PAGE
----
Aurora Borealis
1 July 2016 CFA Institute Journal Review

Asset Pricing When Traders Sell Extreme Winners and Losers (Digest Summary)

  1. Joe Staines, CFA

The asymmetrical effect of price action on investor behavior is widely documented: When stock prices decline, investors are less likely to sell. This disposition effect has more recently been found to be nonlinear, with the absolute magnitude of price changes being significant as well as the simple price change itself. The author investigates the asset pricing implications of this effect. She presents a trading strategy to profit from the effect, proposing price pressure from behaviorally motivated sellers as the source of the premium.

What’s Inside?

The author builds on existing research in behavioral finance that shows that the transaction rate for shareholders of a company increases when the price changes by larger amounts. This effect is stronger for increases in price than for decreases, and in both cases, the selling rate changes by more than the buying rate. She graphically represents these facts as an asymmetrical V-shaped response to profit and loss. She shows the predictability of stock returns based on the magnitude of unrealized gains and losses and attributes this predictability to higher returns arising from a depressed stock price caused by this V-shaped net selling pressure.

How Is This Research Useful to Practitioners?

Cross-sectional momentum in its simplest form has become a part of financial orthodoxy. The author highlights that some nonlinearity exists in the response to price action that is not fully consistent with this traditional view of momentum. This information can help shape practitioners’ understanding of how momentum originates and thus whether they should be looking at it in their process. It might also have implications in terms of the definition of momentum that is appropriate to a given application.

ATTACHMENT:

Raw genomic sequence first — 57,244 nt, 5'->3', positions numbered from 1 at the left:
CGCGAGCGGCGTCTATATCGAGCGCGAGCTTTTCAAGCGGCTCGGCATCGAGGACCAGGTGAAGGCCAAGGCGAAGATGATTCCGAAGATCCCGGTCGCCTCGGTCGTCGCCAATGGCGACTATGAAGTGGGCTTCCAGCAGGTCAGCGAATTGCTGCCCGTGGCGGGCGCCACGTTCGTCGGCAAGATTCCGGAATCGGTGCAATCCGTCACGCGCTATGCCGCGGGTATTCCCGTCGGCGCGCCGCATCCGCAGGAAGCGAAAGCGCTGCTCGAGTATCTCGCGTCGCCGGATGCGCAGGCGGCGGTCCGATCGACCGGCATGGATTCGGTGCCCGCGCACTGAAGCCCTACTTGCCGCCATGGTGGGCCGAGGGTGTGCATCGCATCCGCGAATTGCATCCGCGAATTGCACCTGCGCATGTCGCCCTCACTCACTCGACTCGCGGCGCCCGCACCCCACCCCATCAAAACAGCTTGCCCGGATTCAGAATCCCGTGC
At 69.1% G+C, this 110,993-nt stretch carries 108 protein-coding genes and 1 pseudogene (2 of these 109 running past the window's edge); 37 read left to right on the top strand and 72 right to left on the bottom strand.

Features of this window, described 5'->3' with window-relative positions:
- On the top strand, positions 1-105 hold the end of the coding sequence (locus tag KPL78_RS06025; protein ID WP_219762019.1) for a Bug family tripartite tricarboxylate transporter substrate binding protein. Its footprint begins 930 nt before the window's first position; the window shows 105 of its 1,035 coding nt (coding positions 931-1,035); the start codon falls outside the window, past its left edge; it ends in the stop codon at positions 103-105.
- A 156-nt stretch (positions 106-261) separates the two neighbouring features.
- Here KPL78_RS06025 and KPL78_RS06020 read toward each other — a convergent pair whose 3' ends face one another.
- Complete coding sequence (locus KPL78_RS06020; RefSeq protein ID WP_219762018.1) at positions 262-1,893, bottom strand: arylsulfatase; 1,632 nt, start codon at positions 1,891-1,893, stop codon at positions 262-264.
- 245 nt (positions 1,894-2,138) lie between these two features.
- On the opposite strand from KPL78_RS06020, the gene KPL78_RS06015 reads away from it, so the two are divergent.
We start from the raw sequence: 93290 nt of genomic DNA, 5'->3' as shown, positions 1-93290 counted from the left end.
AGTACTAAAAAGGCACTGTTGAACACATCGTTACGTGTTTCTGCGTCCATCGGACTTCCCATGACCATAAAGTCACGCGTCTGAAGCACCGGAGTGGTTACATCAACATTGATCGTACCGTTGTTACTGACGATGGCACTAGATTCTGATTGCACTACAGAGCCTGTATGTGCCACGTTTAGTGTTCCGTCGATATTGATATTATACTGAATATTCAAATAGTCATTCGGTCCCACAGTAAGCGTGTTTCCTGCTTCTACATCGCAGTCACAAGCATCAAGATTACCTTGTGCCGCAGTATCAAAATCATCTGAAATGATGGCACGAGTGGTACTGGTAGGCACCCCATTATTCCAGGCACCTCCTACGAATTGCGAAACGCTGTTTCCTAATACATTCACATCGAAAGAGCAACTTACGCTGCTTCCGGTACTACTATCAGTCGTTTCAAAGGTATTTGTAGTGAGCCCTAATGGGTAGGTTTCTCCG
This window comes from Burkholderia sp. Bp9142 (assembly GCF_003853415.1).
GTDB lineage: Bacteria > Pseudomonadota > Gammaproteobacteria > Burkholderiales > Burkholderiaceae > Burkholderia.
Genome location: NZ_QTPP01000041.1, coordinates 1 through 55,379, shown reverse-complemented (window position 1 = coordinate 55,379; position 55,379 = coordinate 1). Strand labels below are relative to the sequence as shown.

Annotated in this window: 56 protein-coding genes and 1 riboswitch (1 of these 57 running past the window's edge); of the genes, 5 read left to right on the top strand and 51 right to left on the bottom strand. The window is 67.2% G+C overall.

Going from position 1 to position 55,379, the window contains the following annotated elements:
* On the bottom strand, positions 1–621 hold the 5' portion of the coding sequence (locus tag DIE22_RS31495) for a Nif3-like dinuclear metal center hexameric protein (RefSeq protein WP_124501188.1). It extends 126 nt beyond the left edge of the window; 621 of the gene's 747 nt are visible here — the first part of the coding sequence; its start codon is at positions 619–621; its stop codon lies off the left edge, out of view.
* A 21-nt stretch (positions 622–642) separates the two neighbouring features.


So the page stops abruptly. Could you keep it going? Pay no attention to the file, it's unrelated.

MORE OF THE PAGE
Portfolio managers might be inspired to reflect on the timing of their continued investment decision; a price action–agnostic process might result in more rational reevaluation of investment theses. The disposition effect is a subtle but well-evidenced feature of financial behavior that may be hard to identify in one’s own process.

How Did the Author Conduct This Research?

The author begins by using brokerage data to establish the relationship between buying and selling and to establish a set of control variables, including the positive and negative returns to stocks in the dataset. Her results are consistent with prior literature and confirm the significance of the change in sales and purchases with respect to change in price, the asymmetry of that response, and the greater impact on sales. These results motivate her price impact hypothesis as well as the capital gains overhang and V-shaped net selling propensity that are later used as control variables.
The author establishes the relationship between these control variables and the subsequent stock performance by using double portfolio sorts and regression analysis. Both show that stocks with larger gains and losses have higher returns. The capital gains overhang effect is strongly seasonal (presumably because of year-end tax effects), and the effects are stronger for subsets of the dataset that are more speculative in nature—that is, smaller companies and those with lower institutional ownership. The author reports that the key results are robust to changes in treatment of stock splits and dividends, in universe selection, in frequency of analysis, and in control variable construction.

Abstractor’s Viewpoint

The author presents a thorough and detailed description of a simple and intuitive phenomenon along with strong support from wider literature. Perhaps the most interesting implication of this work is how it informs the assumed causes of the momentum effect in the cross section of stock returns. Behaviorally motivated selling as identified in this work contributes nonmonotonically, which leaves much to the momentum effect to be explained by purchases by new shareholders or by causes not corresponding to transactional price pressure. An understanding of the origins of equity factors is increasingly important as a tool to filter the growing number of identified pricing anomalies.

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